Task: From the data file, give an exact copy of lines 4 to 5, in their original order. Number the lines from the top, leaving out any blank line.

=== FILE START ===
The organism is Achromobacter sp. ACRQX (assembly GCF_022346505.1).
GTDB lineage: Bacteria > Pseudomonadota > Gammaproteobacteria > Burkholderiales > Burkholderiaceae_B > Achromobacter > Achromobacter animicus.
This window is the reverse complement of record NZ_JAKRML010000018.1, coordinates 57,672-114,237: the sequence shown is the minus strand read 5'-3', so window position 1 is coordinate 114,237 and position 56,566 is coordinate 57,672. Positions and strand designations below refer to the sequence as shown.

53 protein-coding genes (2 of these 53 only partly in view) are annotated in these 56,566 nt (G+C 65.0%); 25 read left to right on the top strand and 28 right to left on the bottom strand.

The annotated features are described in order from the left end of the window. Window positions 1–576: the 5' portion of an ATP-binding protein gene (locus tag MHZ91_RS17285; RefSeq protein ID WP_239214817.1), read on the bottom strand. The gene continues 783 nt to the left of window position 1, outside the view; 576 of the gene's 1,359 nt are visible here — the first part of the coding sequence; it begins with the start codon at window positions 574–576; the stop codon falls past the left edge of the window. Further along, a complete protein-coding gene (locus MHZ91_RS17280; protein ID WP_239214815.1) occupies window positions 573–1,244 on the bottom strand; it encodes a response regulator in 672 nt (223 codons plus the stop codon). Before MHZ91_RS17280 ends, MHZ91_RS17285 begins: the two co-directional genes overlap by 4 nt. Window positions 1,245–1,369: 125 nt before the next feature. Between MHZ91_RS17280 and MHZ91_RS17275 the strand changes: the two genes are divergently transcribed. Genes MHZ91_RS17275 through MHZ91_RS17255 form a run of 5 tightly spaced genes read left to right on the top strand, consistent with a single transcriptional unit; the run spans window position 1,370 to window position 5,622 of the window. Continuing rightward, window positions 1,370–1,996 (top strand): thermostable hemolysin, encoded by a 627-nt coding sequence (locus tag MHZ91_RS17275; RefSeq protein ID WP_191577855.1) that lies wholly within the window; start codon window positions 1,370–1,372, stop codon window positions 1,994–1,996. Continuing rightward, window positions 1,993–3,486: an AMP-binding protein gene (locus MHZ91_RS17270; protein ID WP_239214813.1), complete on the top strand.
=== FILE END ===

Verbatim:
53 protein-coding genes (2 of these 53 only partly in view) are annotated in these 56,566 nt (G+C 65.0%); 25 read left to right on the top strand and 28 right to left on the bottom strand.

The annotated features are described in order from the left end of the window. Window positions 1–576: the 5' portion of an ATP-binding protein gene (locus tag MHZ91_RS17285; RefSeq protein ID WP_239214817.1), read on the bottom strand. The gene continues 783 nt to the left of window position 1, outside the view; 576 of the gene's 1,359 nt are visible here — the first part of the coding sequence; it begins with the start codon at window positions 574–576; the stop codon falls past the left edge of the window. Further along, a complete protein-coding gene (locus MHZ91_RS17280; protein ID WP_239214815.1) occupies window positions 573–1,244 on the bottom strand; it encodes a response regulator in 672 nt (223 codons plus the stop codon). Before MHZ91_RS17280 ends, MHZ91_RS17285 begins: the two co-directional genes overlap by 4 nt. Window positions 1,245–1,369: 125 nt before the next feature. Between MHZ91_RS17280 and MHZ91_RS17275 the strand changes: the two genes are divergently transcribed. Genes MHZ91_RS17275 through MHZ91_RS17255 form a run of 5 tightly spaced genes read left to right on the top strand, consistent with a single transcriptional unit; the run spans window position 1,370 to window position 5,622 of the window. Continuing rightward, window positions 1,370–1,996 (top strand): thermostable hemolysin, encoded by a 627-nt coding sequence (locus tag MHZ91_RS17275; RefSeq protein ID WP_191577855.1) that lies wholly within the window; start codon window positions 1,370–1,372, stop codon window positions 1,994–1,996. Continuing rightward, window positions 1,993–3,486: an AMP-binding protein gene (locus MHZ91_RS17270; protein ID WP_239214813.1), complete on the top strand.